Looking Good Is Not Just for Big Brands

Your small business budget is no excuse for a less than stellar looking website. Take the initiative to look good.
Editor and Technology Evangelist, Smallbiztechnolo, Smallbiztechnology.com
December 15, 2011

How is it that the most obvious things so often escape our attention? Take the typical small business website. Most will get the basics right. There’s the description of the business, the contact information, maybe a photo or two to make the point.

But the site is ugly. Or at least forgettable. The business owner has overlooked the obvious. The internet is first and foremost a visual medium. Before your customers read your page or digest the information, they are going to see it. If they don’t like what they see, they’re going to turn away.

What about your business cards, your blog, the photo on your Twitter profile. Have you taken the time to ensure all of these elements look as good as they can be?

We’re grateful to Web Pages That Suck for two fine examples of pages that, um, come up short. Check out Bear Flag Wine and George Hutchins for Congress. As a starting point, these stinkers offer shining examples of what not to do. They’re cluttered, confusing, difficult to navigate. The wine site doesn’t even fit on the screen. (Try dragging the page left or right.)

For a small business trying to garner attention for itself, a crisp and clean web site and other digital collateral is a must. Professional design makes a business look bigger than it is and, moreover, it establishes a level of trust. A site that is not well designed suggests a sketchy enterprise, one that might not be there when you need it. An aesthetically pleasing site promises a reliable partner.

“Web work that looks amateur says your organization is amateur. Ask yourself how you want to be perceived by your target market, then optimize accordingly,” said Lorrie Thomas Ross, CEO of marketing consultancy Web Marketing Therapy. “Small business owners need to understand that they do not spend on good web design, they are investing in long term collateral that lasts the life of an organization.”

That kind of look and feel isn’t hard to achieve. A few simple rules carry the day.

  • Who are you? People want to know what you offer and who you are. Give them a clear understand upfront with words and images: “This is what we do here.”
  • Design matches the business. A financial management company with a swirly psychedelic background on its page is sunk before it starts. That’s an extreme example but the point holds. Every industry will have a look and feel that resonates with its customers. Find that vibe and go with it.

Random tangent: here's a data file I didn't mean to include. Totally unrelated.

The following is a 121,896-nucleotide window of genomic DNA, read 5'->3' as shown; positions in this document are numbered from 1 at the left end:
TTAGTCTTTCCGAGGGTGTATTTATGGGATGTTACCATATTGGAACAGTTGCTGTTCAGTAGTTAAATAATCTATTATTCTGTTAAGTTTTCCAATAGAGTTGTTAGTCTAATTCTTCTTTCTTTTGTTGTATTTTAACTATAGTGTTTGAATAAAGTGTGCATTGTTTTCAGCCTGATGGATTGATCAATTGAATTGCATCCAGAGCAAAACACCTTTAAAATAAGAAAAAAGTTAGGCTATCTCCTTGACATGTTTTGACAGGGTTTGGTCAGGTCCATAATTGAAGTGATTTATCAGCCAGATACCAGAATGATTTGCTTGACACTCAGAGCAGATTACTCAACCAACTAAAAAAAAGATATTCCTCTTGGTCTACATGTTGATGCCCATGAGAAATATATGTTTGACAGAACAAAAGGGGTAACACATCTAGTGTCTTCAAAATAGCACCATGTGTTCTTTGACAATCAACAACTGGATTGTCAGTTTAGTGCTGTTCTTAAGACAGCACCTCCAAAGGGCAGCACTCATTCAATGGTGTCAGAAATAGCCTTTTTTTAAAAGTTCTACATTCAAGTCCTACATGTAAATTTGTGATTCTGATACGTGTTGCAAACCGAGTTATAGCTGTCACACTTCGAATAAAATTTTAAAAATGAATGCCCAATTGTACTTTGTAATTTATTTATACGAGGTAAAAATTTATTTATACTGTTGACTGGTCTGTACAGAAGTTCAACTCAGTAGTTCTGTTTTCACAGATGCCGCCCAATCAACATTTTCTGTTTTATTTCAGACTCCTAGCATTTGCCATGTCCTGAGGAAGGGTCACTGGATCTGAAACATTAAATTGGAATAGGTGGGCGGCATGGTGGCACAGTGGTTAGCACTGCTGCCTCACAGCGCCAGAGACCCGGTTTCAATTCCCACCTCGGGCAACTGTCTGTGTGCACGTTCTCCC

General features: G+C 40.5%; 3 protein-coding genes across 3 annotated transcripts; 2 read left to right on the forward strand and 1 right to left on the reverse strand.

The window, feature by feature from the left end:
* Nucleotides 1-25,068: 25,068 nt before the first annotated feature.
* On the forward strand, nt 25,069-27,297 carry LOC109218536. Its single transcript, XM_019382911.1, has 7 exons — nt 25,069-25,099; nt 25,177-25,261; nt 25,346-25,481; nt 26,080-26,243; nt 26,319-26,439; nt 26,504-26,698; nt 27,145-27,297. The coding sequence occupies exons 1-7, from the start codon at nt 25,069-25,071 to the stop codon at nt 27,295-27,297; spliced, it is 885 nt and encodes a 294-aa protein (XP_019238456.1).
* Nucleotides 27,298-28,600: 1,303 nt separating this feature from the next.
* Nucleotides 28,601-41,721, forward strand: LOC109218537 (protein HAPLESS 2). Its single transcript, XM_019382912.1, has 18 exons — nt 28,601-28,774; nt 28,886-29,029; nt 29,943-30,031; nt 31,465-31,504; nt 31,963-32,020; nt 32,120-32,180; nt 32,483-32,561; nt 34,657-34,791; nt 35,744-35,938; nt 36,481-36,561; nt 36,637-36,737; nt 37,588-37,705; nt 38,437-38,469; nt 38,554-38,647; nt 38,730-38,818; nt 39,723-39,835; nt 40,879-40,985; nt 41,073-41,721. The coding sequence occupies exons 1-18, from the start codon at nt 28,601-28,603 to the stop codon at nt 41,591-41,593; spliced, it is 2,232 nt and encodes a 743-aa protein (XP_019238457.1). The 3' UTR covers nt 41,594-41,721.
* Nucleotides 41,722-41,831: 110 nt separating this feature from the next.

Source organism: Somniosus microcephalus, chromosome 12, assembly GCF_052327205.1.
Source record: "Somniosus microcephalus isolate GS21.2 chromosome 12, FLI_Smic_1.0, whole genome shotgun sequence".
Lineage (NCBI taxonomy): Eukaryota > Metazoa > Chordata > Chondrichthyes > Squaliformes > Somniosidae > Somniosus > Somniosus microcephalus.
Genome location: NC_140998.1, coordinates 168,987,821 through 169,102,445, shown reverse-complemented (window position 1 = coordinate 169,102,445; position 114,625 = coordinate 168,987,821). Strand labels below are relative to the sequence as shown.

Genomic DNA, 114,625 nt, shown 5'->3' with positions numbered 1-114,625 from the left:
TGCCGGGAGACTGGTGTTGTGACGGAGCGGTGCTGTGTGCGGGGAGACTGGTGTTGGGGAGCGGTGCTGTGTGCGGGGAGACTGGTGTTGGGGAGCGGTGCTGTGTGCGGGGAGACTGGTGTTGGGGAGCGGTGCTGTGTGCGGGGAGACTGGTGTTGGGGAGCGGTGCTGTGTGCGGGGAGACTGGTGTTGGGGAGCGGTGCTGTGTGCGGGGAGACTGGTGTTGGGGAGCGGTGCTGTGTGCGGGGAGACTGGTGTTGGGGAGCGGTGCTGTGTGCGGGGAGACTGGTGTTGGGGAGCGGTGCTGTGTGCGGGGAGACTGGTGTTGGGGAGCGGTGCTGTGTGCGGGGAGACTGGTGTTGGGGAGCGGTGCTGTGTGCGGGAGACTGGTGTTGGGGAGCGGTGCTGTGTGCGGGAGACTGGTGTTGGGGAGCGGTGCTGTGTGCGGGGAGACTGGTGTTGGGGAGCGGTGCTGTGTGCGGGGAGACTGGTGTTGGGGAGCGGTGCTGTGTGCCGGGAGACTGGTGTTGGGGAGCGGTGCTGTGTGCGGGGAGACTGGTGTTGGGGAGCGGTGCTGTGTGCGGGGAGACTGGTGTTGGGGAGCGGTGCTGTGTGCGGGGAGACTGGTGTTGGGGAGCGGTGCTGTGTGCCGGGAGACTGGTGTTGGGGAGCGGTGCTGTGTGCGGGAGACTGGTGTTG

• Get in touch. Seems obvious, but people blow it all the time. Contact information needs to be plain as day.
  • Clean and simple. Long paragraphs turn into dense blocks on a web page. Short paragraphs. Bullet points. Text boxes. These keep a site simple and easy to digest.
  • Function. Web design isn’t just about looking good. It’s about functioning effectively. The site map ought to make intuitive sense, with easily visible buttons leading to useful content. Each page in turn ought to link back cleanly to a call to action: “Here’s how to contact us, click here to learn more.”

All these rules hold true in social media as well. Fan pages must follow the same guidelines of clarity and legibility, along with an aesthetic sense that matches both the product and the image on offer by a small business.

One more good reason to focus on design? Because your customers have come to expect it. Coke and IKEA and even the IRS have set the bar high with sites that convey who and what they are. (No, the IRS site is not pretty. Yes, it gets the job done effectively for its audience.)

You can achieve these ends on your own, possibly. There are any number of do-it-yourself packages out there, from the basic templates on Yahoo! Business; to Do It Yourself Website, a software tool from Intellyweb; to the tantalizingly titled How to Build Your Own Web Site with Little or No Money, by Bruce C. Brown.

The trouble with these is, you are not a web designer. You don’t have a background in graphic design and you’re surely not a software programmer. (Stop us if we are wrong.) You hire an accountant to do your accounting, right? How is this different?

We rarely encourage small business owners to part with their cash. This time it is necessary, and not all that expensive. A competent web designer can give you a respectable front page for as little as a few hundred dollars. Others will charge a few thousand. Ensure you are working with a web designer who is an expert in imagery and graphics and not just coding. Or you might want to work with an image or graphics expert and then work with a programmer to help you move the design online. How do you choose the right web designer?

  • Gauge their perspective. Listen to the sorts of questions a designer asks you. That’s a cue to their approach. If they are all about the pretty pictures, beware. Good design starts with great content. A good designer will ask first about your mission and objectives.
  • Reputation. Don’t just look at samples of work. You need to check references on this one, to see whether this person delivers on time, is easy to work with and responds to a customer’s needs. Does their work reflect an understanding of what makes the client’s business unique and valuable, or is it just an online postcard?
  • Geography. There’s no reason a web designer need be local, but there can be advantages. Some people are just more comfortable with a face-to-face meeting, at least at the start of a project. And that personal touch can help to keep a project rolling.